Owens says events have made him a more compassionate man. He is "more sensitive to black athletes and their problems." He is careful, even in the heat of practice, not to use terms that—no matter how innocent—might be considered inflammatory, like "thata boy," and to avoid suggesting that blacks might be malingering. He now has more black players than ever—14 on the varsity last spring. He takes pains to explain to non-starters why they are not starting. A council of athletes considers the problems of team deportment and spirit.
But Owens lives in a glass house. His every move is catalogued. The university's Student Athletic Committee grills him on student seating and other procedural matters and on the athletic department's requests for funds. Owens is questioned about black athletes, about discrimination, about jobs.
Close friends in coaching begin any discussion of Owens with a sigh and say you don't know the trouble he has seen. As the figure of the compromised coach, however, he has made some people very happy. One Washington player rejoices that "much of the rah-rahness is gone." Grim-faced solemnity has disappeared in the locker room; players now joke, dance. "We have good morale," says Assistant Coach Gayton.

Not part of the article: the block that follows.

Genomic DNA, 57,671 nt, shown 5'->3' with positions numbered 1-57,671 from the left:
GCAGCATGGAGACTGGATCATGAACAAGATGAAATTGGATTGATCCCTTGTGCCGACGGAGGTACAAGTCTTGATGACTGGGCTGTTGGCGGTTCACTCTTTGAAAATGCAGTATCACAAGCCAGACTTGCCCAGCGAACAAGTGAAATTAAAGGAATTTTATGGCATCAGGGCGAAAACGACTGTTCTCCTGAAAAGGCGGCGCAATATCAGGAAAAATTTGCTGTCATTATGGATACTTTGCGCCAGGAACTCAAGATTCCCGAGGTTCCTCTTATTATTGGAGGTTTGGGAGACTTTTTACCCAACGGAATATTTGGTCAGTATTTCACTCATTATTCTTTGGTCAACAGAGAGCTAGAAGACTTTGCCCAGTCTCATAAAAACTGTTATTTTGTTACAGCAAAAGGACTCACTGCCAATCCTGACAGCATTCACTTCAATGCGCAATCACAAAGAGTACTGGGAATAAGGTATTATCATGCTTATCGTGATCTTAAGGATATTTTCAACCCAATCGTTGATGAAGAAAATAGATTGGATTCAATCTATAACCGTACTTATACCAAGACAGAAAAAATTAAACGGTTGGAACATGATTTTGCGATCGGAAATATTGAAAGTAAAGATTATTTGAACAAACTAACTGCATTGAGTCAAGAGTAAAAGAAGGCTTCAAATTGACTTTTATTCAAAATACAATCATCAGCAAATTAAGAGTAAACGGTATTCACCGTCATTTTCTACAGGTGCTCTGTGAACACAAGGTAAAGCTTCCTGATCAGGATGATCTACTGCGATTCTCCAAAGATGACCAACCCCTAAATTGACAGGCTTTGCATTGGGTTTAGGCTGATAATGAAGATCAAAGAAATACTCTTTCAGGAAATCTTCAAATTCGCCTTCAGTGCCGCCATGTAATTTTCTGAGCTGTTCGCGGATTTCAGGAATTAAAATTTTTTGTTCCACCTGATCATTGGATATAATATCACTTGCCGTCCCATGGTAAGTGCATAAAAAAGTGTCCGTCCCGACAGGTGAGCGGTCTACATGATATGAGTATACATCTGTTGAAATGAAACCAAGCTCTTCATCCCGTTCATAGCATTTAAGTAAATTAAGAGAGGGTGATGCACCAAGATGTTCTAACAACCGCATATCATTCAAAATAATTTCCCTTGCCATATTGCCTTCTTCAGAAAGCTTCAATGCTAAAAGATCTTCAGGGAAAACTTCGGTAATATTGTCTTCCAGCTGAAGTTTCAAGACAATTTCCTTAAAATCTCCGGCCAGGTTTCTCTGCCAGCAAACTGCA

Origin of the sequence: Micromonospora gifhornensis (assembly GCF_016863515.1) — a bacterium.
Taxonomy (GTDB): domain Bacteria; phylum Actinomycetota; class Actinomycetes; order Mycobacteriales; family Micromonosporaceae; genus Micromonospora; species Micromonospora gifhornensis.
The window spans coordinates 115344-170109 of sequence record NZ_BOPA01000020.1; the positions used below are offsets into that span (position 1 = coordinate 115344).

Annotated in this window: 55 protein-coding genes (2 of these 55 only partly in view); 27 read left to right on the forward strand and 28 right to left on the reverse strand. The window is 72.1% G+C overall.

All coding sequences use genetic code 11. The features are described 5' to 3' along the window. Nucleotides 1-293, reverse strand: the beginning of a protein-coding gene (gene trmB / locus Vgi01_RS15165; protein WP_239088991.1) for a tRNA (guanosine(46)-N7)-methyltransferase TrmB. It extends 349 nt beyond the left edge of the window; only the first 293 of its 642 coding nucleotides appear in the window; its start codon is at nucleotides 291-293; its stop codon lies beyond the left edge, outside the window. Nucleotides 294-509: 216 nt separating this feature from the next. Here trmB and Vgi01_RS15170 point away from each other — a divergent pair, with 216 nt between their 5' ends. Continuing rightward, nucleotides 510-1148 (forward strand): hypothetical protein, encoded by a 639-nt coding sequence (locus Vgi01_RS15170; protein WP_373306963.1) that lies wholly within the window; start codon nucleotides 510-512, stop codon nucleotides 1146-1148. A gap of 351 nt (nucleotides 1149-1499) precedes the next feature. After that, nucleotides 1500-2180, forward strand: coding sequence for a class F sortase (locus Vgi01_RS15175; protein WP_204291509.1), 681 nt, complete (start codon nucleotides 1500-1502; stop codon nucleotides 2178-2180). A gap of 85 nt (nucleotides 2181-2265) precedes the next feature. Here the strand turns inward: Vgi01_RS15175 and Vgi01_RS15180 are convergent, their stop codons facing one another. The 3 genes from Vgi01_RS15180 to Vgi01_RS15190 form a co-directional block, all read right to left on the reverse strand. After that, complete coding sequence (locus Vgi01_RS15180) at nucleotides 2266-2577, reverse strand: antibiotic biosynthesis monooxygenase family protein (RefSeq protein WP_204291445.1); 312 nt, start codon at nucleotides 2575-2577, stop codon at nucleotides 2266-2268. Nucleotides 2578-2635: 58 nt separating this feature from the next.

What they no longer have, it would appear, is good football. Since 1963 Washington has struggled to break even. Last year Owens, down off his pedestal, had his worst record in 10 years (3-5-2) and he resigned his post as athletic director to concentrate on upgrading Washington football. It is well within the realm of possibility, therefore, that Jim Owens will soon hear from other critics—the alumni, for example—who might just applaud his compassion even as they hunt for his successor. That, sadly, is a part of the game that never changes.